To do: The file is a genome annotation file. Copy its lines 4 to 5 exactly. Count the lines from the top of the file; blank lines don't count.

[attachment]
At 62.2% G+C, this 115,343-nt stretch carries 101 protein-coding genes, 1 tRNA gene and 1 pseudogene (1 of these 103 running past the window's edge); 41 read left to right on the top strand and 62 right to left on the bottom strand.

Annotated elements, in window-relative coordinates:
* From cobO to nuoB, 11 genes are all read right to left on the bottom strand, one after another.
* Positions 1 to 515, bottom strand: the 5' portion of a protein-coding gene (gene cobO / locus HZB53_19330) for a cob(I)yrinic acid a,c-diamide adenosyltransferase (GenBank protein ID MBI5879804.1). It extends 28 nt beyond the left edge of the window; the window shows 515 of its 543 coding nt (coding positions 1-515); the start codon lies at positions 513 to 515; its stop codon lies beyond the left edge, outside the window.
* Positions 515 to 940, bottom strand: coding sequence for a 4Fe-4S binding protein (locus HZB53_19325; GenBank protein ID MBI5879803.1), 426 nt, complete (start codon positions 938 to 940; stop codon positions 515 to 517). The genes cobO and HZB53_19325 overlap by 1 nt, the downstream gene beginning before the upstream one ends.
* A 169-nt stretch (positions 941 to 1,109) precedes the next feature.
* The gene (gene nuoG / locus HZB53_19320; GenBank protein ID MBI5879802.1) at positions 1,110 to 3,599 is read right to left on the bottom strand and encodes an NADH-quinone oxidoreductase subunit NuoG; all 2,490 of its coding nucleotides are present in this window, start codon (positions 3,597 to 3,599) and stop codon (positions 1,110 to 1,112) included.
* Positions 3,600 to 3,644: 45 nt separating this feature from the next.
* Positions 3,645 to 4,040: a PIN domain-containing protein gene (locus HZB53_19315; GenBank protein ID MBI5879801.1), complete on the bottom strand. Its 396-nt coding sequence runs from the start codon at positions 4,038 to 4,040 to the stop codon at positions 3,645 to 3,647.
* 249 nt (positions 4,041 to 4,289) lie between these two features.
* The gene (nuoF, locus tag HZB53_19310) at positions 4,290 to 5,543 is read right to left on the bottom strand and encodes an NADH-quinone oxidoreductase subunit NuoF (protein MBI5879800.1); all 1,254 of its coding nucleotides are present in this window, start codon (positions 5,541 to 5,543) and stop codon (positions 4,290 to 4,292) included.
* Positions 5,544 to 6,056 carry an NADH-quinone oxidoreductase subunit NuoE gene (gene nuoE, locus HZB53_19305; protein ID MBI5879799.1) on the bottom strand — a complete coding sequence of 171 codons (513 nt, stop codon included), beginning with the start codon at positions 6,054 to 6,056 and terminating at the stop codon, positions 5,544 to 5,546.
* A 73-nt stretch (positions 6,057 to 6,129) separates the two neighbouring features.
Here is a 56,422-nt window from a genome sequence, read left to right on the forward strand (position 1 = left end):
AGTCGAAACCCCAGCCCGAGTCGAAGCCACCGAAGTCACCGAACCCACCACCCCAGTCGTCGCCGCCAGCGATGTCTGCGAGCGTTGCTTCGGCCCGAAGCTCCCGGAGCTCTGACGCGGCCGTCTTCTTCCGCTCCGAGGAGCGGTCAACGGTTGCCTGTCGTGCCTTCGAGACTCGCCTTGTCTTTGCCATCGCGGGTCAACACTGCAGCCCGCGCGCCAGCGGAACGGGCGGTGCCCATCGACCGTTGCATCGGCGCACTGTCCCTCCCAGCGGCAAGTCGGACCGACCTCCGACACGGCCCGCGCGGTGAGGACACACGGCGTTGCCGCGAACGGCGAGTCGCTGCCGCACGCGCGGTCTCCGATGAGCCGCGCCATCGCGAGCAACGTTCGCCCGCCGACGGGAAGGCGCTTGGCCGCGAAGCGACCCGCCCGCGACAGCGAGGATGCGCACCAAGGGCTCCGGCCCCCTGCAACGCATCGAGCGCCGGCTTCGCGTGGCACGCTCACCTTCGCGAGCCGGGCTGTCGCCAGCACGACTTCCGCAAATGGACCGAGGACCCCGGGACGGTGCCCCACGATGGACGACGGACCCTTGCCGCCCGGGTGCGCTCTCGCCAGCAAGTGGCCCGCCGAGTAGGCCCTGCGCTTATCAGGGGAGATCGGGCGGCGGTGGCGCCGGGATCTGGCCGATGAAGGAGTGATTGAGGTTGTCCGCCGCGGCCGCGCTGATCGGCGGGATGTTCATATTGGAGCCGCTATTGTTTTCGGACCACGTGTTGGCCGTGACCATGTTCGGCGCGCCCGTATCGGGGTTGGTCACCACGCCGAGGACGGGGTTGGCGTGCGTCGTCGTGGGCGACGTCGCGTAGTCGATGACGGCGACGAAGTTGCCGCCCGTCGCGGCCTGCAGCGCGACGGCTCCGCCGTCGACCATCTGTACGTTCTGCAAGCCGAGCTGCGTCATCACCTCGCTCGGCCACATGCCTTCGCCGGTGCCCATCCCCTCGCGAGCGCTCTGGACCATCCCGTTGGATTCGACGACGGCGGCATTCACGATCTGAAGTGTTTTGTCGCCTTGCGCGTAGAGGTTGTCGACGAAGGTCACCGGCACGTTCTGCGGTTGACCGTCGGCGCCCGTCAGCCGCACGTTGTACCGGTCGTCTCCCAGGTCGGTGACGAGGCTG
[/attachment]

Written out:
* Positions 1 to 515, bottom strand: the 5' portion of a protein-coding gene (gene cobO / locus HZB53_19330) for a cob(I)yrinic acid a,c-diamide adenosyltransferase (GenBank protein ID MBI5879804.1). It extends 28 nt beyond the left edge of the window; the window shows 515 of its 543 coding nt (coding positions 1-515); the start codon lies at positions 513 to 515; its stop codon lies beyond the left edge, outside the window.
* Positions 515 to 940, bottom strand: coding sequence for a 4Fe-4S binding protein (locus HZB53_19325; GenBank protein ID MBI5879803.1), 426 nt, complete (start codon positions 938 to 940; stop codon positions 515 to 517). The genes cobO and HZB53_19325 overlap by 1 nt, the downstream gene beginning before the upstream one ends.